It's difficult to pin down exactly what a theatrical company manager does simply because they do so much: negotiate contracts, organize payroll, write the checks for purchases of outside materials, organize rehearsals, arrange transportation and lodging for cast and crew, assist the director with notating and communicating changes, and—of course—handle emergencies inside and outside of the theater. Crucially, company managers also act as the link between the general manager—their boss—and the rest of the company. A generalized problem solver with a focus on human resources and logistics, the company manager's work is never over, and rarely the same from day to day.
Company managers use incredible multitasking and organizational skills to manage multiple departments with entirely different purposes, while also applying a laser-like focus to solving day-to-day problems and achieving long-term goals.
When accidents happen, such as a wardrobe malfunction or lost luggage, the company manager is the first call and first responder. Similarly, it's the company manager's job to keep track of the health and availability of the various production crew members, schedule rotating nights on and off for ensemble cast members, and ensure that there are no pre-show surprises for dance captains and stage managers. If the company has their own performance space, the manager may oversee the theater's operations and audience services departments, responsible for stocking bars and concessions, running the box office, and staffing the front of house. Otherwise, the manager is likely responsible for finding and booking spaces for rehearsal and performance. In addition, the company manager may work closely with the production managers and/or business manager.
Company Manager (Theater) at a Glance
The company manager is one of the highest-ranking professionals in any theater company or production, responsible for overseeing almost all logistical and administrative processes. While a company manager could feasibly get by with no more than a bachelor's degree, most theater companies prefer a master's degree in theater management, business management, or arts administration.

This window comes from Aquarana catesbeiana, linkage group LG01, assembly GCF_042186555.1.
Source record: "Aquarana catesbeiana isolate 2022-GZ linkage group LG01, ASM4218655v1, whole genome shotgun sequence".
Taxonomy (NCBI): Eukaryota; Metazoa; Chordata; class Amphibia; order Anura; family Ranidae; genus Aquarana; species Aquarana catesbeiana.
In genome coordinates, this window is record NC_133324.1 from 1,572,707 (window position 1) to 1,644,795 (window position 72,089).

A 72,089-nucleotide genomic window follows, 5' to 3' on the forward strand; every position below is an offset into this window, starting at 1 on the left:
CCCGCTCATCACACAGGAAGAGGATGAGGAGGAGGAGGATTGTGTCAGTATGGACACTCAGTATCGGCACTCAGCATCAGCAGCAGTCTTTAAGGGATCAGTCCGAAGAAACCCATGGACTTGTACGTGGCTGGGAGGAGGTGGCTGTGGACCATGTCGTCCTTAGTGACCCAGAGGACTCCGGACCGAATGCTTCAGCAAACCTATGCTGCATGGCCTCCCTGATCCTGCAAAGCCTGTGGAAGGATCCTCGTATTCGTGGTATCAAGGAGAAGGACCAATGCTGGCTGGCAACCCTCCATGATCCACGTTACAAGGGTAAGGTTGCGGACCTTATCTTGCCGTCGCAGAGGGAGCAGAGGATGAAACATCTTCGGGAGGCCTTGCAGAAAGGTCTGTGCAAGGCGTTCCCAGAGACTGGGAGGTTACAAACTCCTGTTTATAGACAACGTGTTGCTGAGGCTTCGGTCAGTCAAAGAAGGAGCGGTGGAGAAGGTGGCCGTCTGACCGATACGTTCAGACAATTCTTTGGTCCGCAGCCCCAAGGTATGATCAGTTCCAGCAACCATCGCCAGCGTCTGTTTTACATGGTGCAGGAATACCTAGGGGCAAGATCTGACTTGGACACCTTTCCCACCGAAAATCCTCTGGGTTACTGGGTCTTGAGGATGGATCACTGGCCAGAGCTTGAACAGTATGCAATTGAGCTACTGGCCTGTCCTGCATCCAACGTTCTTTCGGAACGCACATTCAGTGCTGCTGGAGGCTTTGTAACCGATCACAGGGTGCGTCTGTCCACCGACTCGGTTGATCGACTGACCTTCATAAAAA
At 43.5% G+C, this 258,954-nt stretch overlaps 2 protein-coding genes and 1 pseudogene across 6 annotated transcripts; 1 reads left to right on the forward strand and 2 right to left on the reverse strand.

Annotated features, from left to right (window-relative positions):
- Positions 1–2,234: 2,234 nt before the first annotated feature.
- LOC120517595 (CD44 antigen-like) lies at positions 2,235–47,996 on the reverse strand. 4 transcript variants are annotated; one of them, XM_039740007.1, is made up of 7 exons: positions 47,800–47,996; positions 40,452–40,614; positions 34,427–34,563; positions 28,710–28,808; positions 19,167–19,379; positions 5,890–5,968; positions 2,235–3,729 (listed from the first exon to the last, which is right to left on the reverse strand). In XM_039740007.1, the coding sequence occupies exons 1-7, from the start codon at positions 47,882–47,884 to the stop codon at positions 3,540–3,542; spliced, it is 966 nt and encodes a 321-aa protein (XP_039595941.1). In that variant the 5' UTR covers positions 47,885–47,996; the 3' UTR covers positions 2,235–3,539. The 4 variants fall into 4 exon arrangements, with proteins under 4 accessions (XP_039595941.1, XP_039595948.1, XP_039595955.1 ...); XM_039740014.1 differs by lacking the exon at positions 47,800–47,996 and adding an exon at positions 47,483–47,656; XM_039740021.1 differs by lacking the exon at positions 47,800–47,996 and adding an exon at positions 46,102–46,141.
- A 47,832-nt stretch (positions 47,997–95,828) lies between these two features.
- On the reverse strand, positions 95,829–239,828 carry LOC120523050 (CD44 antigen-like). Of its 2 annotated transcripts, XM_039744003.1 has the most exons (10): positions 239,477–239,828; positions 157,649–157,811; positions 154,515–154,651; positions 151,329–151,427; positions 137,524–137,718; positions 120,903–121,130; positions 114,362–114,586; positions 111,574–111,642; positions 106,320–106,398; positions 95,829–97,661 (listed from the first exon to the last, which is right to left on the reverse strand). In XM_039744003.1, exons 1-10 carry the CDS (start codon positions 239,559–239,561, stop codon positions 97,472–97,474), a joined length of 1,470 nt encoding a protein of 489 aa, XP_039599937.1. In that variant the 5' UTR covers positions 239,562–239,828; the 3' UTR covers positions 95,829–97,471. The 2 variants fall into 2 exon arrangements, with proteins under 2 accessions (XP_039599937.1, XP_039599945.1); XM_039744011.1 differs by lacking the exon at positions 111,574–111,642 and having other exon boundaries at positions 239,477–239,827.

Many company managers get started as stage managers, working directly with the director, actors, and designers in rehearsal and calling the show. Over time, they may move gradually towards the broader logistical duties of a company manager, perhaps progressing first to become the head of operations or audience services, two departments which company managers frequently oversee. As this is a high-ranking position, most company managers advance by seeking long-term positions with prestigious and well-funded companies. They can also progress to become general managers or producers, while those with an interest in budgeting and finance may choose to become production managers.
Company managers work in two primary capacities: as long-term logistical leaders at established theater companies, or as independent contractors performing a one-time role, usually on a Broadway or West End-level show. Either way, most are lifelong members of the theater world who have worked their way up to such positions by working as stage managers, business managers, or directors of operations or audience services departments.
- Theater production
- Nonprofit management
- Accounting (taxes, etc.)
- Labor laws (unions, etc.)
- Project management
- Technical acuity
Company managers know how to get things done. They use incredible multitasking and organizational skills to manage multiple departments with entirely different purposes, while also applying a laser-like focus to solving day-to-day problems and achieving long-term goals. They are also patient, empathetic, and have excellent listening and communication skills.
The life and responsibilities of a company manager vary based on the size of the company, but in general the hours are long and the work is demanding. Most company managers work in a backstage or nearby office. They likely flit in and out of rehearsals and backstage areas, but spend the majority of their time in the office writing emails, making phone calls, and generally keeping everything running. Like many in the theater world, occasional overtime is a part of life—particularly because company managers are expected to resolve any emergency situations that might arise for the theater.
While looking for work is a part of life for freelance company managers—who usually work in and around large markets like New York City's Broadway and London's West End—it's worth noting that even a freelance engagement can last for years, if the show is successful enough.